A Comparison of two North American Food Safety Regulations
By Sara Zborovski, LLB
As set out in the first of this two-part series on the Food Safety Modernization Act (FSMA) and the Safe Food for Canadians Act (SFCA), similar themes run through both Acts. In this second part of the series, I will outline the common aspects of the two food safety systems.
Both Acts focus heavily on preventing problems. Part of the way they achieve this is by requiring members of the food chain to design and implement prevention plans, and by policing these plans by requiring facilities to register with or be licensed by the government.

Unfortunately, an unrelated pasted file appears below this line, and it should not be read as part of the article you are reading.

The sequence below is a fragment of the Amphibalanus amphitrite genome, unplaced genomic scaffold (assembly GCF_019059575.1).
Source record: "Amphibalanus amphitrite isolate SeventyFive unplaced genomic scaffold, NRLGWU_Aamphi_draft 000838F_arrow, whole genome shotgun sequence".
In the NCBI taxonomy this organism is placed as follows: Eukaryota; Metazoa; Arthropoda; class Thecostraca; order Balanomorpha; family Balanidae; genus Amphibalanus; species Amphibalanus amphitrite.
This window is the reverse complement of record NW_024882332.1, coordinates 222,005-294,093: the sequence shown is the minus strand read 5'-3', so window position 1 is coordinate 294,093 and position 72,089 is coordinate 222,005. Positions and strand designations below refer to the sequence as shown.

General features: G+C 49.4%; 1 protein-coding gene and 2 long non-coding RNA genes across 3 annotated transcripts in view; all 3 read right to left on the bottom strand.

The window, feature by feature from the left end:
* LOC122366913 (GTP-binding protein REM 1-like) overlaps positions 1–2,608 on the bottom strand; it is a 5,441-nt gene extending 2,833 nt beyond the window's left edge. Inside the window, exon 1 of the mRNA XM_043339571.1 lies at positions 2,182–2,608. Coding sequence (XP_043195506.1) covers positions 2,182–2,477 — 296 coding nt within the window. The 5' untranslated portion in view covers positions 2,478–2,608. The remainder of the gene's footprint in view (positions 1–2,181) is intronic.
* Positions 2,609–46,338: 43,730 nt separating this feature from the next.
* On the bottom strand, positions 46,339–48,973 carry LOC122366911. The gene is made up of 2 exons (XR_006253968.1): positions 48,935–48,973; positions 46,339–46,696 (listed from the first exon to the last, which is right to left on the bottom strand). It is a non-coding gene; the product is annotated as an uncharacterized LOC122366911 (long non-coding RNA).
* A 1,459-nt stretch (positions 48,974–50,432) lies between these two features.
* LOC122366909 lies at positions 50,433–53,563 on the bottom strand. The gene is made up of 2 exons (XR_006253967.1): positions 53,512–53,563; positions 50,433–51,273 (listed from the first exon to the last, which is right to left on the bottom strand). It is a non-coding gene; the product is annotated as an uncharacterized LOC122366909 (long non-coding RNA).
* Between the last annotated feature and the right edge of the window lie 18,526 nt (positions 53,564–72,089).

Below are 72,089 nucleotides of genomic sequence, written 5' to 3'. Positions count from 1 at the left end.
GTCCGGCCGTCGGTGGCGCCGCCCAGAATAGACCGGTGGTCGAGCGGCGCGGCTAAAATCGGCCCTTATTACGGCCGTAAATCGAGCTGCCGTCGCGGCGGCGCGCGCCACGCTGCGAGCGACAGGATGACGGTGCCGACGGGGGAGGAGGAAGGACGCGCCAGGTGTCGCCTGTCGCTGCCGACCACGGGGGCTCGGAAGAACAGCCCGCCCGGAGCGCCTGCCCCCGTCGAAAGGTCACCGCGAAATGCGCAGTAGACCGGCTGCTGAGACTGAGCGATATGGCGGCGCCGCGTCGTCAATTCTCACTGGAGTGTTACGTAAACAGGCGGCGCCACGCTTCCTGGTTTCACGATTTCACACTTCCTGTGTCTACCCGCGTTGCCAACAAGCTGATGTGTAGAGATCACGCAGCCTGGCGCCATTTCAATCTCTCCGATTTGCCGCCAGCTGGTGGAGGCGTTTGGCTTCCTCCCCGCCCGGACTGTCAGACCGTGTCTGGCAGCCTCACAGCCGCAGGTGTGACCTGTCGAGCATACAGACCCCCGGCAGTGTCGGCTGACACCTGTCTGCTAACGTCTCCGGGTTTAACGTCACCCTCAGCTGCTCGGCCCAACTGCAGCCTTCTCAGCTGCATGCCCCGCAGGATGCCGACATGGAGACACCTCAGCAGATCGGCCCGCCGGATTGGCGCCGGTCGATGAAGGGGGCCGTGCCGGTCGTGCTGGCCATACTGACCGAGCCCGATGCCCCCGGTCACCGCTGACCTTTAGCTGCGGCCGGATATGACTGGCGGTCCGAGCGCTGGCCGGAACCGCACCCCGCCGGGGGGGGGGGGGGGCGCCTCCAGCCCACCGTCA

The SFCA provides for the making of regulations respecting quality management programs, quality control programs, safety programs and preventive control plans to be implemented by persons who conduct any activity regulated under the Act (1).
Under the FSMA, food facilities are required to implement a written preventive controls plan, including evaluation of hazards that could affect food safety, identifying and monitoring preventive steps or controls to minimize or prevent hazards, and identifying an action plan in the event that problems arise (2).